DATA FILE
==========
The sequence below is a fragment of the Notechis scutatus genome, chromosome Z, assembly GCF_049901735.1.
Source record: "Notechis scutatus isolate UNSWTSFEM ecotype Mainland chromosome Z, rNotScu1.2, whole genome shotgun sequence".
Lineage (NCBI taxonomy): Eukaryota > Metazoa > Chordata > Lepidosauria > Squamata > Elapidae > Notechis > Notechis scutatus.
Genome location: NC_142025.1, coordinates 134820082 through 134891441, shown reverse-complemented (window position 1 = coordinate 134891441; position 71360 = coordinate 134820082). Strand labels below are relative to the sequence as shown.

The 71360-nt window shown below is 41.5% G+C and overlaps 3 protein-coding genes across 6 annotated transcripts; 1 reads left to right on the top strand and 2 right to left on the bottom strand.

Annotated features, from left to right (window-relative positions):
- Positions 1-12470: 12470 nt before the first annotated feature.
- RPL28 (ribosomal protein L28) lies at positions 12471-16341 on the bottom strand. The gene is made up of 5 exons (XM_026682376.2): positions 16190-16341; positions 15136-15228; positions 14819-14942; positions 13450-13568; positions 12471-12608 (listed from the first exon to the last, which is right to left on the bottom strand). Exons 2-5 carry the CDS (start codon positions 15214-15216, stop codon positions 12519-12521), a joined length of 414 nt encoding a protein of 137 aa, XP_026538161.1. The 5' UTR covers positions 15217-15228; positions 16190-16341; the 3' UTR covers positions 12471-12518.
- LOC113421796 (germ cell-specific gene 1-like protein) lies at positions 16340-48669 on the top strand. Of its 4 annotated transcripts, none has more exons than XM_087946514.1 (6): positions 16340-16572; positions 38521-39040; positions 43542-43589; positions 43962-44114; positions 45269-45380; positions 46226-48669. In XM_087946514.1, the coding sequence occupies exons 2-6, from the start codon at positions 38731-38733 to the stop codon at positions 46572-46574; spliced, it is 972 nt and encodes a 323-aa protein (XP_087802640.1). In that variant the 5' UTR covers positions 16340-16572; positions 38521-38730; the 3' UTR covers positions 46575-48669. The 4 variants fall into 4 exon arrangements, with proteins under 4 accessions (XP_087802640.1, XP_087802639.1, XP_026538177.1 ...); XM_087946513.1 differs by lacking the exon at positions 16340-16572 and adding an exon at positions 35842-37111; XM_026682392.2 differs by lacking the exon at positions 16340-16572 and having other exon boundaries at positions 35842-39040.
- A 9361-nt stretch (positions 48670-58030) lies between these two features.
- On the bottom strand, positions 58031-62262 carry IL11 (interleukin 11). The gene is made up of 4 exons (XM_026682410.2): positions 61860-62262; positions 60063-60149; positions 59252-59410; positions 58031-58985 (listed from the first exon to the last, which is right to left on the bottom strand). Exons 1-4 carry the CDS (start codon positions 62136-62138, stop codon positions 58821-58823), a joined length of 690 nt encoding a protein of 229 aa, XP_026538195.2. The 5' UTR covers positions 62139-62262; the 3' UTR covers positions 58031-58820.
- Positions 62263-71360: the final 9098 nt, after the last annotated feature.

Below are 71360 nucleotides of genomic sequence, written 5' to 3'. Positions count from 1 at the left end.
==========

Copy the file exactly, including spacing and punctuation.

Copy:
The sequence below is a fragment of the Notechis scutatus genome, chromosome Z, assembly GCF_049901735.1.
Source record: "Notechis scutatus isolate UNSWTSFEM ecotype Mainland chromosome Z, rNotScu1.2, whole genome shotgun sequence".
Lineage (NCBI taxonomy): Eukaryota > Metazoa > Chordata > Lepidosauria > Squamata > Elapidae > Notechis > Notechis scutatus.
Genome location: NC_142025.1, coordinates 134820082 through 134891441, shown reverse-complemented (window position 1 = coordinate 134891441; position 71360 = coordinate 134820082). Strand labels below are relative to the sequence as shown.

The 71360-nt window shown below is 41.5% G+C and overlaps 3 protein-coding genes across 6 annotated transcripts; 1 reads left to right on the top strand and 2 right to left on the bottom strand.

Annotated features, from left to right (window-relative positions):
- Positions 1-12470: 12470 nt before the first annotated feature.
- RPL28 (ribosomal protein L28) lies at positions 12471-16341 on the bottom strand. The gene is made up of 5 exons (XM_026682376.2): positions 16190-16341; positions 15136-15228; positions 14819-14942; positions 13450-13568; positions 12471-12608 (listed from the first exon to the last, which is right to left on the bottom strand). Exons 2-5 carry the CDS (start codon positions 15214-15216, stop codon positions 12519-12521), a joined length of 414 nt encoding a protein of 137 aa, XP_026538161.1. The 5' UTR covers positions 15217-15228; positions 16190-16341; the 3' UTR covers positions 12471-12518.
- LOC113421796 (germ cell-specific gene 1-like protein) lies at positions 16340-48669 on the top strand. Of its 4 annotated transcripts, none has more exons than XM_087946514.1 (6): positions 16340-16572; positions 38521-39040; positions 43542-43589; positions 43962-44114; positions 45269-45380; positions 46226-48669. In XM_087946514.1, the coding sequence occupies exons 2-6, from the start codon at positions 38731-38733 to the stop codon at positions 46572-46574; spliced, it is 972 nt and encodes a 323-aa protein (XP_087802640.1). In that variant the 5' UTR covers positions 16340-16572; positions 38521-38730; the 3' UTR covers positions 46575-48669. The 4 variants fall into 4 exon arrangements, with proteins under 4 accessions (XP_087802640.1, XP_087802639.1, XP_026538177.1 ...); XM_087946513.1 differs by lacking the exon at positions 16340-16572 and adding an exon at positions 35842-37111; XM_026682392.2 differs by lacking the exon at positions 16340-16572 and having other exon boundaries at positions 35842-39040.
- A 9361-nt stretch (positions 48670-58030) lies between these two features.
- On the bottom strand, positions 58031-62262 carry IL11 (interleukin 11). The gene is made up of 4 exons (XM_026682410.2): positions 61860-62262; positions 60063-60149; positions 59252-59410; positions 58031-58985 (listed from the first exon to the last, which is right to left on the bottom strand). Exons 1-4 carry the CDS (start codon positions 62136-62138, stop codon positions 58821-58823), a joined length of 690 nt encoding a protein of 229 aa, XP_026538195.2. The 5' UTR covers positions 62139-62262; the 3' UTR covers positions 58031-58820.
- Positions 62263-71360: the final 9098 nt, after the last annotated feature.

Below are 71360 nucleotides of genomic sequence, written 5' to 3'. Positions count from 1 at the left end.